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Lebanon’s Struggling Electricity Sector

Energy security is often brought up in news, reports and studies as one of, if flot the most important risks that most countries are actively seeking to mitigate by ail means. While the
measures to achieve this might vary, the objective is mainly one: to ensure the availability of supply to consumer, whenever, wherever and however needed across a given country’s
In regards to the energy security issue, I am going to further the discussion and elaborate on the relevance of this matter when it cornes to Lebanon. Lebanon is a relatively small country in the Middle East. Spread out over an area of 10,452 km2 it is one of the region’s smallest nations.
The scare conventional energy sources in Lebanon caused the imports of energy to reach 97% of the country’s total energy needs, causing a very heavy burden to be carried by its economy.
Lebanon’s peak demand requires an installed electric capacity of 3,500 MW to satisfy its population which is a bit shy of 5 millions. However, due to the inefficient power generation
plants and poor transmission and distribution systems, ail of which are still publicly owned, the electrification of the country suffers from constant planned blackouts and low quality of supply.
This challenged status of the power sector limits heavily the development of such a country with high potential of improvement.
Several initiatives were taken in a step forward to liberate the market, in an attempt to allow access to private investments in the energy sector. Such steps ranged from small changes of
laws to allow a certain capacity addition — namely from renewables — incentivized by a reduction in the electricity biil. But this would only present itself as a tool to shift from the current
situation to an optimal free market, when competition 15 the ultimate player that sets the price of electricity at the consumer level.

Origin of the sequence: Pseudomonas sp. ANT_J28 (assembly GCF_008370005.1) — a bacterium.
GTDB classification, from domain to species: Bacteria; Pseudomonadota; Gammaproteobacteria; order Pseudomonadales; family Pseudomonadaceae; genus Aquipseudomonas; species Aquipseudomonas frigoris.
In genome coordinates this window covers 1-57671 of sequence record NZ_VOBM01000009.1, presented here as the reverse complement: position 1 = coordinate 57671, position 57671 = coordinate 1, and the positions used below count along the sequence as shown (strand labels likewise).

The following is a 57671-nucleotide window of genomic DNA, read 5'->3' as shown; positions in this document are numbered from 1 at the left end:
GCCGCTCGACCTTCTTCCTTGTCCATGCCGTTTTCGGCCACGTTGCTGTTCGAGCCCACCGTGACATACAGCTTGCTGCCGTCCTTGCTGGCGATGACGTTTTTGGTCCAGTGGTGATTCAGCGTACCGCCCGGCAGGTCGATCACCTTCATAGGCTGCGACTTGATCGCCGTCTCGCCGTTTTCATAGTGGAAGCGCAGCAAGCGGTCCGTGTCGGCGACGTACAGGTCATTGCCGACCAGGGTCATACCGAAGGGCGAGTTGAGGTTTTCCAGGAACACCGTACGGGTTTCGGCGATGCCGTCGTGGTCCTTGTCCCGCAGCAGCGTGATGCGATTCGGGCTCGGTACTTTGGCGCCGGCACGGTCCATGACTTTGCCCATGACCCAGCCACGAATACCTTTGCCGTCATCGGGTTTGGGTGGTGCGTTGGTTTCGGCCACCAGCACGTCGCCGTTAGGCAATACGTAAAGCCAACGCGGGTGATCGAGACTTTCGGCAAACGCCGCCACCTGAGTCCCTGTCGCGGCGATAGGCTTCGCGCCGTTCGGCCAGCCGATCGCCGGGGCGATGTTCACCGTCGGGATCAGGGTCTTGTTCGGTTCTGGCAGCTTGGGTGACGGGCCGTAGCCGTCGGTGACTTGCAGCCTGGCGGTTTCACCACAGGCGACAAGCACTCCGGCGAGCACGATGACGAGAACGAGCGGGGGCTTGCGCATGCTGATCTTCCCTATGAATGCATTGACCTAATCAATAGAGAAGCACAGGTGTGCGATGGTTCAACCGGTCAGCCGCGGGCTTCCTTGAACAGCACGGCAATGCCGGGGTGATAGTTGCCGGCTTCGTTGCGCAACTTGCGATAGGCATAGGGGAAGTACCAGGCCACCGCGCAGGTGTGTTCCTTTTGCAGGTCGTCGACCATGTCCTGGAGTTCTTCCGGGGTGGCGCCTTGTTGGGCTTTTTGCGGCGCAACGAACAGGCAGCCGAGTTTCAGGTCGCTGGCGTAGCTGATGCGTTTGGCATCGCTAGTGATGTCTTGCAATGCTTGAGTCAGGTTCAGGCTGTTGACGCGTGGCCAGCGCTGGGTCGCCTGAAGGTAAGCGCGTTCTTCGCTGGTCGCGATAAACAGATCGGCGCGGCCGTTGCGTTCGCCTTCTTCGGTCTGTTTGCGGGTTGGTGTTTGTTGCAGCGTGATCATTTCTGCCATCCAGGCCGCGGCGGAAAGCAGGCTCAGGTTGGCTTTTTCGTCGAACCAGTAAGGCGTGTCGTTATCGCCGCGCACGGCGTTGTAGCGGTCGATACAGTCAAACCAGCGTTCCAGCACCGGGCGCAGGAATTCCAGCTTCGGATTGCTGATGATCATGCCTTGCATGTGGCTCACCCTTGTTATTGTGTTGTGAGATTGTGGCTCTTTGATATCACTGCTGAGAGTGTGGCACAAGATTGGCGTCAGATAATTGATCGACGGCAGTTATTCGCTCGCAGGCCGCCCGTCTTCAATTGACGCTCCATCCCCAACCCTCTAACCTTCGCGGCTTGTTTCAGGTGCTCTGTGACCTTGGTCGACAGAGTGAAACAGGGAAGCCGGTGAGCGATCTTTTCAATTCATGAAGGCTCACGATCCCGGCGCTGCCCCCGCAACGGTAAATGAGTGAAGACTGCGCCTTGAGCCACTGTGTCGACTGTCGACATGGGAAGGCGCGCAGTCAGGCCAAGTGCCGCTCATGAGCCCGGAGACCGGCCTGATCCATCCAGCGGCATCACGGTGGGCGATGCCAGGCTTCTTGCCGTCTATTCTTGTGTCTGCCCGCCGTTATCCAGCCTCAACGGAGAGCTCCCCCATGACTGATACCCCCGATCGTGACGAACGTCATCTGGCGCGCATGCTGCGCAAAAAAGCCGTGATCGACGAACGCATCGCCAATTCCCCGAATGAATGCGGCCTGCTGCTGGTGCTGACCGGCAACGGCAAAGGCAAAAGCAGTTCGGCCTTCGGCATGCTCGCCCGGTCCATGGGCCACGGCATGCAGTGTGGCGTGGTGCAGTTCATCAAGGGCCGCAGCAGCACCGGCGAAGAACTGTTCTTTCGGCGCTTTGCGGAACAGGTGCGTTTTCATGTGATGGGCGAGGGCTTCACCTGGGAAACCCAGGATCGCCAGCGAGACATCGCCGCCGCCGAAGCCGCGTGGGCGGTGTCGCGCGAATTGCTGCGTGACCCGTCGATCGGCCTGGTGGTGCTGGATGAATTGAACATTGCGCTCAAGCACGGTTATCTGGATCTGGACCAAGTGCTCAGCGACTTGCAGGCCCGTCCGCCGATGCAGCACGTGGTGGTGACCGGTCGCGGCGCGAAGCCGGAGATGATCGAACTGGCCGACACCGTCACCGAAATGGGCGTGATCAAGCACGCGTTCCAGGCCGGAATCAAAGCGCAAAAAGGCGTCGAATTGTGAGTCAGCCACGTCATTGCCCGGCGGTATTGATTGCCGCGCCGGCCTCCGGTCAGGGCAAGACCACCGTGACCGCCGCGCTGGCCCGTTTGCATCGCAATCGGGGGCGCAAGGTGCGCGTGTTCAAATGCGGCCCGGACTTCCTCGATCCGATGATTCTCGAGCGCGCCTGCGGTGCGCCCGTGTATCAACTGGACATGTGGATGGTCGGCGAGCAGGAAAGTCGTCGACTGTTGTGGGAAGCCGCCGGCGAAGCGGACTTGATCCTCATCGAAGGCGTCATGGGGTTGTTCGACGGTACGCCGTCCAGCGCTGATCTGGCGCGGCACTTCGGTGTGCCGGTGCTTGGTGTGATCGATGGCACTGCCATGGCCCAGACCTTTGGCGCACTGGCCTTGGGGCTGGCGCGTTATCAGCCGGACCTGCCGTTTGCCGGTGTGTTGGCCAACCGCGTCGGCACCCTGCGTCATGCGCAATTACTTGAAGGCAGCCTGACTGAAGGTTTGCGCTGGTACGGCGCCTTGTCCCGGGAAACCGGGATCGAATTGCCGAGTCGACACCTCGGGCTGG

Lebanon’s electricity 2100 MW generation capacity cornes from different sources. Some 1900 MW consist of thermal power plants with the remaining share allocated to old hydroelectric
installations. That being said, it is important to showcase the variability of the output of the plants in question, due to several shortcomings. Those include failure, requirements of
restoration, as well as fuel availability (seeing that the country is dependent on neighboring, currently unstable suppliers Syria, Egypt etc…). Moving on to the renewable share of its
electricity supply, Lebanon’s capacity to generate power from hydroelectric sources depends heavily on rainfall, a factor that is becoming increasingly scarce with time, as a result of global
climatic change.
This overview of the country and its strategy to fulfill its domestic energy demand clearly appears to lack sustainability, without having to dig further. A transition to a more efficient
model of electricity supply from the upstream generation segment to the very lowest of the chain with distribution and retail has to take place. In this regards, the Energy and Finance
certificate has helped me as a sustainable development student understand the various challenges, from limitations to opportunities of various energy sources and they can be applied
to different environments. Furthermore, the certificate has allowed me to get a feel of the types of regulatory frameworks that can be implemented to adapt the country’s policies to both its
needs and its ability to meet those energy needs by exploiting its potential. The relevance of the certificate to my background has left me wanting to learn further about issues related to the
energy sector and ways to implement best practices back in my home country.

Source: http://campus.hec.fr/energie-finance-eng/wp-content/uploads/2015/05/ADEL-SERHAL.pdf

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